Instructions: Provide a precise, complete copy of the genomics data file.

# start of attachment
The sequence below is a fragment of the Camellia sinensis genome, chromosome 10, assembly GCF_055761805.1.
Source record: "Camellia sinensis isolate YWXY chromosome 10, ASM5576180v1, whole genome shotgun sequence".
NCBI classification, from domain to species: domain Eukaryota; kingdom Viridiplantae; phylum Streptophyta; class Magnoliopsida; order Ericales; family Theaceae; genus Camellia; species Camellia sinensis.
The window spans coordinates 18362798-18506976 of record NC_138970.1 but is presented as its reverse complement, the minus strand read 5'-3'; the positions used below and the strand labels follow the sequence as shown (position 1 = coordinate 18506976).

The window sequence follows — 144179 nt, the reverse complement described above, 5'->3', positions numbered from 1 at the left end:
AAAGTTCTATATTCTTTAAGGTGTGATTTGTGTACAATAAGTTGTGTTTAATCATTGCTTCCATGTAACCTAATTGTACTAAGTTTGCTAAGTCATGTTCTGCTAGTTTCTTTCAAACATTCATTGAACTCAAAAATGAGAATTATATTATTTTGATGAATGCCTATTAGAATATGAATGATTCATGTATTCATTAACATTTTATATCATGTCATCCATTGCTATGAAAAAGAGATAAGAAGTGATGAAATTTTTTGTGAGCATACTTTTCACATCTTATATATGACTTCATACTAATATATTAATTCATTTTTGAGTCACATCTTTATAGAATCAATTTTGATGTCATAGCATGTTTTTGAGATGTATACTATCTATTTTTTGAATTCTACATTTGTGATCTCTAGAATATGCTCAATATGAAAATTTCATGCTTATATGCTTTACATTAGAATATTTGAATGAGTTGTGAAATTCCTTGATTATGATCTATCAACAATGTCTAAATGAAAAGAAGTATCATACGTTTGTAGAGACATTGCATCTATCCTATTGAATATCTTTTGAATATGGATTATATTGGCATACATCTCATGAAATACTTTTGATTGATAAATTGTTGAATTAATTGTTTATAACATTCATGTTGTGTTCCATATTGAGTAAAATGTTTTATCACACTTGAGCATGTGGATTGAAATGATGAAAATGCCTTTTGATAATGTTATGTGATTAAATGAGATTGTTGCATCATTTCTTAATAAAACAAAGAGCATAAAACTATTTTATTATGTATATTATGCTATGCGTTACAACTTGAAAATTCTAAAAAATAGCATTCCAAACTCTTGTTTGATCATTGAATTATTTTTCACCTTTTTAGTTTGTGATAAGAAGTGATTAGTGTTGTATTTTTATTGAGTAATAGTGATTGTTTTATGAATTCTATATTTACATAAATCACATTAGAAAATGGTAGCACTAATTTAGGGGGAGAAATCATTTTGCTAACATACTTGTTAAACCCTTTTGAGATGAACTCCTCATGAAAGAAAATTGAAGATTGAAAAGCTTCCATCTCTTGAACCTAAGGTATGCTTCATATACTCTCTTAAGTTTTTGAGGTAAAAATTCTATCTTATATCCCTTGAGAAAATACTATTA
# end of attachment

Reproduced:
The sequence below is a fragment of the Camellia sinensis genome, chromosome 10, assembly GCF_055761805.1.
Source record: "Camellia sinensis isolate YWXY chromosome 10, ASM5576180v1, whole genome shotgun sequence".
NCBI classification, from domain to species: domain Eukaryota; kingdom Viridiplantae; phylum Streptophyta; class Magnoliopsida; order Ericales; family Theaceae; genus Camellia; species Camellia sinensis.
The window spans coordinates 18362798-18506976 of record NC_138970.1 but is presented as its reverse complement, the minus strand read 5'-3'; the positions used below and the strand labels follow the sequence as shown (position 1 = coordinate 18506976).

The window sequence follows — 144179 nt, the reverse complement described above, 5'->3', positions numbered from 1 at the left end:
AAAGTTCTATATTCTTTAAGGTGTGATTTGTGTACAATAAGTTGTGTTTAATCATTGCTTCCATGTAACCTAATTGTACTAAGTTTGCTAAGTCATGTTCTGCTAGTTTCTTTCAAACATTCATTGAACTCAAAAATGAGAATTATATTATTTTGATGAATGCCTATTAGAATATGAATGATTCATGTATTCATTAACATTTTATATCATGTCATCCATTGCTATGAAAAAGAGATAAGAAGTGATGAAATTTTTTGTGAGCATACTTTTCACATCTTATATATGACTTCATACTAATATATTAATTCATTTTTGAGTCACATCTTTATAGAATCAATTTTGATGTCATAGCATGTTTTTGAGATGTATACTATCTATTTTTTGAATTCTACATTTGTGATCTCTAGAATATGCTCAATATGAAAATTTCATGCTTATATGCTTTACATTAGAATATTTGAATGAGTTGTGAAATTCCTTGATTATGATCTATCAACAATGTCTAAATGAAAAGAAGTATCATACGTTTGTAGAGACATTGCATCTATCCTATTGAATATCTTTTGAATATGGATTATATTGGCATACATCTCATGAAATACTTTTGATTGATAAATTGTTGAATTAATTGTTTATAACATTCATGTTGTGTTCCATATTGAGTAAAATGTTTTATCACACTTGAGCATGTGGATTGAAATGATGAAAATGCCTTTTGATAATGTTATGTGATTAAATGAGATTGTTGCATCATTTCTTAATAAAACAAAGAGCATAAAACTATTTTATTATGTATATTATGCTATGCGTTACAACTTGAAAATTCTAAAAAATAGCATTCCAAACTCTTGTTTGATCATTGAATTATTTTTCACCTTTTTAGTTTGTGATAAGAAGTGATTAGTGTTGTATTTTTATTGAGTAATAGTGATTGTTTTATGAATTCTATATTTACATAAATCACATTAGAAAATGGTAGCACTAATTTAGGGGGAGAAATCATTTTGCTAACATACTTGTTAAACCCTTTTGAGATGAACTCCTCATGAAAGAAAATTGAAGATTGAAAAGCTTCCATCTCTTGAACCTAAGGTATGCTTCATATACTCTCTTAAGTTTTTGAGGTAAAAATTCTATCTTATATCCCTTGAGAAAATACTATTA